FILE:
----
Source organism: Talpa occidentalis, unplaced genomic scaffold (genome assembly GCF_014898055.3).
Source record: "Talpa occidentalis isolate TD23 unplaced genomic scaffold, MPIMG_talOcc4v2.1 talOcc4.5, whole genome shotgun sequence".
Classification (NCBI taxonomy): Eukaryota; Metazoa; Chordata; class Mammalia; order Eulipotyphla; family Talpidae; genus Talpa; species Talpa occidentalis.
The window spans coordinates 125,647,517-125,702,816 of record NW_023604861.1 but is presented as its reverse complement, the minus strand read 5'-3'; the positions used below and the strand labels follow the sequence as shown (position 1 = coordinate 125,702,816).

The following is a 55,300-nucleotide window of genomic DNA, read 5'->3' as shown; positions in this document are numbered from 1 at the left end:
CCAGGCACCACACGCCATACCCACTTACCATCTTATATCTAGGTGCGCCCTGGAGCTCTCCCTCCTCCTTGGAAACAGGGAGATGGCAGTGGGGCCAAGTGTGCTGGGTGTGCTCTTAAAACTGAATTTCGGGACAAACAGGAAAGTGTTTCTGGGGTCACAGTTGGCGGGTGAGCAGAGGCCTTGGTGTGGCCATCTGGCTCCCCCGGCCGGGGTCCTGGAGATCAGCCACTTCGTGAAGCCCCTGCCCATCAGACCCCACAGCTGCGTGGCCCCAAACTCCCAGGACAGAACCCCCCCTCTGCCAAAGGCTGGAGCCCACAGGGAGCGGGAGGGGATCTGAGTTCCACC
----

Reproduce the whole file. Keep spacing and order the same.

Source organism: Talpa occidentalis, unplaced genomic scaffold (genome assembly GCF_014898055.3).
Source record: "Talpa occidentalis isolate TD23 unplaced genomic scaffold, MPIMG_talOcc4v2.1 talOcc4.5, whole genome shotgun sequence".
Classification (NCBI taxonomy): Eukaryota; Metazoa; Chordata; class Mammalia; order Eulipotyphla; family Talpidae; genus Talpa; species Talpa occidentalis.
The window spans coordinates 125,647,517-125,702,816 of record NW_023604861.1 but is presented as its reverse complement, the minus strand read 5'-3'; the positions used below and the strand labels follow the sequence as shown (position 1 = coordinate 125,702,816).

The following is a 55,300-nucleotide window of genomic DNA, read 5'->3' as shown; positions in this document are numbered from 1 at the left end:
CCAGGCACCACACGCCATACCCACTTACCATCTTATATCTAGGTGCGCCCTGGAGCTCTCCCTCCTCCTTGGAAACAGGGAGATGGCAGTGGGGCCAAGTGTGCTGGGTGTGCTCTTAAAACTGAATTTCGGGACAAACAGGAAAGTGTTTCTGGGGTCACAGTTGGCGGGTGAGCAGAGGCCTTGGTGTGGCCATCTGGCTCCCCCGGCCGGGGTCCTGGAGATCAGCCACTTCGTGAAGCCCCTGCCCATCAGACCCCACAGCTGCGTGGCCCCAAACTCCCAGGACAGAACCCCCCCTCTGCCAAAGGCTGGAGCCCACAGGGAGCGGGAGGGGATCTGAGTTCCACC